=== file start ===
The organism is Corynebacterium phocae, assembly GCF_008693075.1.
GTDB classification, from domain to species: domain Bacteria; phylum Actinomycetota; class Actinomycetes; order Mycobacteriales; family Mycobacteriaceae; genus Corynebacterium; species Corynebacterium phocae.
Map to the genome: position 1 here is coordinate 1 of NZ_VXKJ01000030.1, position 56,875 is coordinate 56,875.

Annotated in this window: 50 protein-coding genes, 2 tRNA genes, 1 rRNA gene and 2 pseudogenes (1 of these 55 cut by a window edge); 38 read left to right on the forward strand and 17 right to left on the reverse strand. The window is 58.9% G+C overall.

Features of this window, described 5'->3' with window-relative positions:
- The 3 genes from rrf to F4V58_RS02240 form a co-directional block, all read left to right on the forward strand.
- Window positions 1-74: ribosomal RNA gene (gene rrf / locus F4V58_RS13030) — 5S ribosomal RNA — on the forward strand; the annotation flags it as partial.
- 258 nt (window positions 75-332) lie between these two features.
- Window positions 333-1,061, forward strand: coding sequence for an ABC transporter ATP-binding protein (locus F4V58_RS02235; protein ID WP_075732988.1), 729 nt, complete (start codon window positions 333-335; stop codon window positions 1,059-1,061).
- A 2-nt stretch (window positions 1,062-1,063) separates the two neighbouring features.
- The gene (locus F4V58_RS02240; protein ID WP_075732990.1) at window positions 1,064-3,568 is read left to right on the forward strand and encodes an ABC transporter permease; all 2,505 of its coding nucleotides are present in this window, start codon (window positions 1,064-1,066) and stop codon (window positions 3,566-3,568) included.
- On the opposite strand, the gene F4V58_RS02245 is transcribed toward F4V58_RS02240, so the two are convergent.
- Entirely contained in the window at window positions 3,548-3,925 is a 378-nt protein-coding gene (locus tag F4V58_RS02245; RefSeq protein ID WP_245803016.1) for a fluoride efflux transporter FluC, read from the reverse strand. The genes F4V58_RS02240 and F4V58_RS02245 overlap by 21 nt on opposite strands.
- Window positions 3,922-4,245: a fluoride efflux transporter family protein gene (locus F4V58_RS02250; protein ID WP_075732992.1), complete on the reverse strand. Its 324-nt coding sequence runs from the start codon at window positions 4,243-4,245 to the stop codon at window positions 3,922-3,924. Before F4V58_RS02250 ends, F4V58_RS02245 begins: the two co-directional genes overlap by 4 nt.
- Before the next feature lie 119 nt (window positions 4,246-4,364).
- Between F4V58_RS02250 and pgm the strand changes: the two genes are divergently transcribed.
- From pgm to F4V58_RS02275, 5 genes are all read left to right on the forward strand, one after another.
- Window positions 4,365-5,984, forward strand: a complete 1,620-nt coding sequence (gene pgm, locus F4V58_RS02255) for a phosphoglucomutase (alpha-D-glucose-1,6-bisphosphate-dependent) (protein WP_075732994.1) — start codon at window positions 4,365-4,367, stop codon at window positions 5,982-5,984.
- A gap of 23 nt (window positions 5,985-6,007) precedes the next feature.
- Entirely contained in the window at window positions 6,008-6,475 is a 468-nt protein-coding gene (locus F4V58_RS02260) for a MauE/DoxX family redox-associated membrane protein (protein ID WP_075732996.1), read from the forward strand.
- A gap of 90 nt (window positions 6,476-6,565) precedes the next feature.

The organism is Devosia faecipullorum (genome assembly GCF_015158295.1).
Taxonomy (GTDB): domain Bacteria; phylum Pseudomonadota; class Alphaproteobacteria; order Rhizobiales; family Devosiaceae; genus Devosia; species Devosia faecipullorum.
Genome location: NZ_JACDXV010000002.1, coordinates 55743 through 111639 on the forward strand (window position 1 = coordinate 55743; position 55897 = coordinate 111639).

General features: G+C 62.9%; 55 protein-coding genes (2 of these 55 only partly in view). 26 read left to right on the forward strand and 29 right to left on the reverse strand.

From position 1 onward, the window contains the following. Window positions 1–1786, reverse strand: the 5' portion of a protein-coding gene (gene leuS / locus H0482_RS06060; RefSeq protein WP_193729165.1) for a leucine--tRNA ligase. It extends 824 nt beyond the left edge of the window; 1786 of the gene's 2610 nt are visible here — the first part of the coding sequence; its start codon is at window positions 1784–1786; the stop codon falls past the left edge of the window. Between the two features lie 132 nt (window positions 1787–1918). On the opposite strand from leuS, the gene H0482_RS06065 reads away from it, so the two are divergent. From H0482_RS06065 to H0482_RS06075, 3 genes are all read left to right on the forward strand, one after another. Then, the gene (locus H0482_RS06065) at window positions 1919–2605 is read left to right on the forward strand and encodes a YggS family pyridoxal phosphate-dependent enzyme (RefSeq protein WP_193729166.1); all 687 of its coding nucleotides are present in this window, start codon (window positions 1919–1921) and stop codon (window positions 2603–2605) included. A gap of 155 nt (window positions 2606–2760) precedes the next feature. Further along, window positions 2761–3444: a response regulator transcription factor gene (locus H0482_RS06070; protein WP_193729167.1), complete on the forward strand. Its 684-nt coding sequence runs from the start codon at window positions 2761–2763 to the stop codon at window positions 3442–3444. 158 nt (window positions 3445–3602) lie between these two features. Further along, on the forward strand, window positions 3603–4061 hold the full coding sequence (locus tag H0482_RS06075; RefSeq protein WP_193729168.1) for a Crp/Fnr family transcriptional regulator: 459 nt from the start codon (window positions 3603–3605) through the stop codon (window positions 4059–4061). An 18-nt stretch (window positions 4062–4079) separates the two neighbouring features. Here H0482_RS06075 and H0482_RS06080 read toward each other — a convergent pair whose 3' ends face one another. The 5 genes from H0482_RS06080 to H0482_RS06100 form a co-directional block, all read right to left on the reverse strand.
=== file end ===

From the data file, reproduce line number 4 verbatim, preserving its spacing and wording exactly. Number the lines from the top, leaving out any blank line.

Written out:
Annotated in this window: 50 protein-coding genes, 2 tRNA genes, 1 rRNA gene and 2 pseudogenes (1 of these 55 cut by a window edge); 38 read left to right on the forward strand and 17 right to left on the reverse strand. The window is 58.9% G+C overall.